While it may seem like the product of the 21st century — teenage girls getting into drama is actually something nature biologically implanted into them. Experts in the area have noted that as soon as most teen girls reach puberty, the gray matter in her head becomes inclined to generate out-of-reality amounts of stress and day-and-night emotions that do not match the circumstance. The outcome of this uncontrollable roller-coaster ride is common quarrels at school or among her peers. It’s important to recognize that her newfound hormonally-derived drama is oftentimes significantly less extreme than she may report. At the end of the day, it’s most important that you help her get through these years unscathed to enjoy a more cool-headed future.
Be a stoic pillar of emotional stability, in an attempt to lead by example. This strategy is recommended by many experts in the field. If your teenage girl comes home from school with stories of hurt feelings or dramatic arguments and issues with friends — it’s really easy to become unnerved and emotionally involved. The temptation to join her team so-to-speak and try to help her in a way that ultimately won’t be productive is high. Instead, it’s important to remain calm. This will eliminate one of the most exciting aspects of being involved in the drama — your attention. Instead positively reaffirm her by taking her qualm and utilizing it as a medium to open up a channel for positive speaking.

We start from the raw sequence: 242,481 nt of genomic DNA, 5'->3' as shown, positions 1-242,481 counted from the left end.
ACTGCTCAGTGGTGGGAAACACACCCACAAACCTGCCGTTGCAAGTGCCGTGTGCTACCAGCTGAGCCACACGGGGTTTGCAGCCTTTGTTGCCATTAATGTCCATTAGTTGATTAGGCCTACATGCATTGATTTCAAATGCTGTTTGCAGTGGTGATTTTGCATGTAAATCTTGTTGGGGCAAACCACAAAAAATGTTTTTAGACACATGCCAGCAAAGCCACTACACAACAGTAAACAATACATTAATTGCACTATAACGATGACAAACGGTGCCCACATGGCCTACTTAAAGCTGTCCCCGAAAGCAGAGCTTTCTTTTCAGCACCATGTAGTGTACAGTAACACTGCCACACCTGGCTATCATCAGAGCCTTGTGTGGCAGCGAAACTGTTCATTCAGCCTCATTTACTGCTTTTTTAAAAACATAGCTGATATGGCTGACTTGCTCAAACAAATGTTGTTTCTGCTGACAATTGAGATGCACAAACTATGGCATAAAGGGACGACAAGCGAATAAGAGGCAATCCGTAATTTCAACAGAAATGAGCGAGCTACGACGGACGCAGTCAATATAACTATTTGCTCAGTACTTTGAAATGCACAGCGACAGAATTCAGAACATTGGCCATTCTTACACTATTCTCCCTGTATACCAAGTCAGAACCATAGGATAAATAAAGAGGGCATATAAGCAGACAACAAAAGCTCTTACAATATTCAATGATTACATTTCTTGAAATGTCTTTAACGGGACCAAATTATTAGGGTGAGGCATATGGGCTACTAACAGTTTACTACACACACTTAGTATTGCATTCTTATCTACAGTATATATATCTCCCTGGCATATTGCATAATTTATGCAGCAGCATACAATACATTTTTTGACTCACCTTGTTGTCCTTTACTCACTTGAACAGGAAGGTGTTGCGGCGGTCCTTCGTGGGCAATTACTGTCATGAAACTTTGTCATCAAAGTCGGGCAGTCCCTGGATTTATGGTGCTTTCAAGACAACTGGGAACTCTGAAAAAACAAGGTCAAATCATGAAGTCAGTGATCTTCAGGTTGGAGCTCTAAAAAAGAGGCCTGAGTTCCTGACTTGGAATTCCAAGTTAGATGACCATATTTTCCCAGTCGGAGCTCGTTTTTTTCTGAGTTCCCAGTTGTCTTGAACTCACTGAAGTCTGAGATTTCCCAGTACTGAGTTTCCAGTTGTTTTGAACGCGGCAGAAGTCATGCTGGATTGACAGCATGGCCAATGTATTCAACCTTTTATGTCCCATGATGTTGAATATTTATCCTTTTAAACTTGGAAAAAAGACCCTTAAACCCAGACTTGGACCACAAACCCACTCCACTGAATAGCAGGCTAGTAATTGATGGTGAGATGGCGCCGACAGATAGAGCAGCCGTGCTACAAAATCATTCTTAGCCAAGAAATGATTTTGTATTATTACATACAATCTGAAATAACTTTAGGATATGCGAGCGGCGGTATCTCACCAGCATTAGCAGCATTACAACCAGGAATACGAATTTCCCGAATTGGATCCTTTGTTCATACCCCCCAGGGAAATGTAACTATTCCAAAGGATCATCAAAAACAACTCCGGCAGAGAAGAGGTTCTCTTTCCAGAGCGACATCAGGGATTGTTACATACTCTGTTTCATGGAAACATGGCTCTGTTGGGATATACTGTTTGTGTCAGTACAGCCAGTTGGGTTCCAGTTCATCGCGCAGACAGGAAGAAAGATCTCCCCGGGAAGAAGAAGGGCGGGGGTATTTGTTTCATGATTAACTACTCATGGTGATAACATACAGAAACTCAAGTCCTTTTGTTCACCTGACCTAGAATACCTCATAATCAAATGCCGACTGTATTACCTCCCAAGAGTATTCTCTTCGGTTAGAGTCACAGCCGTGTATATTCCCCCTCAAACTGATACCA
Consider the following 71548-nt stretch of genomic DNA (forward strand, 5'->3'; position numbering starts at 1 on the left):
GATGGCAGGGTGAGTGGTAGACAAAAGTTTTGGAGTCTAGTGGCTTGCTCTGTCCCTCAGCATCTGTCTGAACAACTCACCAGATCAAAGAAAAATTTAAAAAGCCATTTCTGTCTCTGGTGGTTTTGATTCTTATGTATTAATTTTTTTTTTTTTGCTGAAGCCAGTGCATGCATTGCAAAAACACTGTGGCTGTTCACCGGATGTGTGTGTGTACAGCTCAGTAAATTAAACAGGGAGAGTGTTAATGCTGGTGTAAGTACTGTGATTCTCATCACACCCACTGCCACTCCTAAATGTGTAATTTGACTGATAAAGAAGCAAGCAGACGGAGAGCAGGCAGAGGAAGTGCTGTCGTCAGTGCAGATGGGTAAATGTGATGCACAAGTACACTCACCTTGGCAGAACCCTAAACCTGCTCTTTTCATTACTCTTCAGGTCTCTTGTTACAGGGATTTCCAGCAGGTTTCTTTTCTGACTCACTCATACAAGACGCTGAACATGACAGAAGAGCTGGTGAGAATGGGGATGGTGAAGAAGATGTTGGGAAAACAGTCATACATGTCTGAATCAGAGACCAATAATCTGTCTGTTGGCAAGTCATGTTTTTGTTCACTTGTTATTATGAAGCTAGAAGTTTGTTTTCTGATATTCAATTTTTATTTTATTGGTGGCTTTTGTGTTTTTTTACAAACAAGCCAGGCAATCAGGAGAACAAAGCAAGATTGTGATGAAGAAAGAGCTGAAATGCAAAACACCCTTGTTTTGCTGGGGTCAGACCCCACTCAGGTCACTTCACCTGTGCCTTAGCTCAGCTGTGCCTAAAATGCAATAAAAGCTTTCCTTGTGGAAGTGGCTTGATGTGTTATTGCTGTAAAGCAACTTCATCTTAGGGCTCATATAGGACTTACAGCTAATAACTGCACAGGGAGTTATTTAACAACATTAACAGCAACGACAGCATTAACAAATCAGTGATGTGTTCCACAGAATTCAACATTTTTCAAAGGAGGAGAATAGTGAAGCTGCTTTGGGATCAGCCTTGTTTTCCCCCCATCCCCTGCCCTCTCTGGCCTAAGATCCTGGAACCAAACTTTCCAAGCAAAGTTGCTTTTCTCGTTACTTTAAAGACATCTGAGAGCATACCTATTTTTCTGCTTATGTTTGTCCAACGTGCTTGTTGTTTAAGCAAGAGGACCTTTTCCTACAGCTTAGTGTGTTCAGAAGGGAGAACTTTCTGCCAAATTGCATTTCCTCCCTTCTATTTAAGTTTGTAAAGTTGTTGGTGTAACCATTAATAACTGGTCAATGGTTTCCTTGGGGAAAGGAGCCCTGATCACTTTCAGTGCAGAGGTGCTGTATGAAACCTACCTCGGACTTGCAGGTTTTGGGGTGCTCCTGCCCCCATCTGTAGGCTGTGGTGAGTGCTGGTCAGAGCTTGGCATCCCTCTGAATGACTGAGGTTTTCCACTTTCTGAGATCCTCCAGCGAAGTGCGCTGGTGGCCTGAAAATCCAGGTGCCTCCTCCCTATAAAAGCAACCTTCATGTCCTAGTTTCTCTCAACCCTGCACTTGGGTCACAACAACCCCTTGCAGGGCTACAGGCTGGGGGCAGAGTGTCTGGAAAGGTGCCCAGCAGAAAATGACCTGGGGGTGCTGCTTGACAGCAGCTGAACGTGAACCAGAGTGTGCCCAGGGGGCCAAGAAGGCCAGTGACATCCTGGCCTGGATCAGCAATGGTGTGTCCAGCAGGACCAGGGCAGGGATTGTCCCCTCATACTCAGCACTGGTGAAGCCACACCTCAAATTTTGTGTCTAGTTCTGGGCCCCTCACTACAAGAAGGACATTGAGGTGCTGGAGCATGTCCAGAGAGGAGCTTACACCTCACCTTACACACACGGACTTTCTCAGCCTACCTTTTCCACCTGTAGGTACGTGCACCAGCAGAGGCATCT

Simply giving your child the time of day and letting them speak their piece about the incident will do wonders for enabling closure in their minds. If they are upset about a specific instance, stay calm and have them recount the exact issue. Go over each piece of the story individually by asking questions about the issues and you’ll be more likely to get the unemotional, factual version of the story.
Having your teen take responisbility for being a part of the issue is an important step in resolving the situation. Oftentimes when emotions are at their highest it’s difficult to step outside of the situation and see what was done wrong by all parties. By teaching your child that, more times than not, they are involved in creating a dramatic situation, it gives them an actionable item with which they can change. Otherwise if the issue is purely external and caused by another person they’re powerless in resolving or avoiding conflict in the future.
Go over potential solutions to the issue at large. Try to have your child come up with ways that they could solve the problem. Either in real time beforehand, how they could avoid it in the future, or after the fact. If all else fails, you may need to give them a few days to calm down, and talk to them when cooler heads will likely prevail in conscious thought.